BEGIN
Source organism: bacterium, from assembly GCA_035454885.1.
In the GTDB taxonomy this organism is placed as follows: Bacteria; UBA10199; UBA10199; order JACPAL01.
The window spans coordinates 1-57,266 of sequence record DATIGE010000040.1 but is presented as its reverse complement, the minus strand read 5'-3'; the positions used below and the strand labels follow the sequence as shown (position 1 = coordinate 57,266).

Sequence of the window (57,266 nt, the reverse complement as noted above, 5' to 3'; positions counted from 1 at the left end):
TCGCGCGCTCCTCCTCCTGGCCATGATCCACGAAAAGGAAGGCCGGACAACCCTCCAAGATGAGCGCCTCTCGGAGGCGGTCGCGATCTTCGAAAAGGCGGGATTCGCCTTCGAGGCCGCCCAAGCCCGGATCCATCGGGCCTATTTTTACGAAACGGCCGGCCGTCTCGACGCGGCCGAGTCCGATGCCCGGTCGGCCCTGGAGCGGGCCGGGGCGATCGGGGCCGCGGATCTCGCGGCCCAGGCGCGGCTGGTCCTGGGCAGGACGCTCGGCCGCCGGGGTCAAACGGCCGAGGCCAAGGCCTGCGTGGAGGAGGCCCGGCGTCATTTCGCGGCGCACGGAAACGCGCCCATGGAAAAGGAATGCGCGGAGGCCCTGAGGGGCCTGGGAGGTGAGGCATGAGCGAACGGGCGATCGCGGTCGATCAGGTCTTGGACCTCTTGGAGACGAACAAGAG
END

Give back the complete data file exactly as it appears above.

Source organism: bacterium, from assembly GCA_035454885.1.
In the GTDB taxonomy this organism is placed as follows: Bacteria; UBA10199; UBA10199; order JACPAL01.
The window spans coordinates 1-57,266 of sequence record DATIGE010000040.1 but is presented as its reverse complement, the minus strand read 5'-3'; the positions used below and the strand labels follow the sequence as shown (position 1 = coordinate 57,266).

Sequence of the window (57,266 nt, the reverse complement as noted above, 5' to 3'; positions counted from 1 at the left end):
TCGCGCGCTCCTCCTCCTGGCCATGATCCACGAAAAGGAAGGCCGGACAACCCTCCAAGATGAGCGCCTCTCGGAGGCGGTCGCGATCTTCGAAAAGGCGGGATTCGCCTTCGAGGCCGCCCAAGCCCGGATCCATCGGGCCTATTTTTACGAAACGGCCGGCCGTCTCGACGCGGCCGAGTCCGATGCCCGGTCGGCCCTGGAGCGGGCCGGGGCGATCGGGGCCGCGGATCTCGCGGCCCAGGCGCGGCTGGTCCTGGGCAGGACGCTCGGCCGCCGGGGTCAAACGGCCGAGGCCAAGGCCTGCGTGGAGGAGGCCCGGCGTCATTTCGCGGCGCACGGAAACGCGCCCATGGAAAAGGAATGCGCGGAGGCCCTGAGGGGCCTGGGAGGTGAGGCATGAGCGAACGGGCGATCGCGGTCGATCAGGTCTTGGACCTCTTGGAGACGAACAAGAG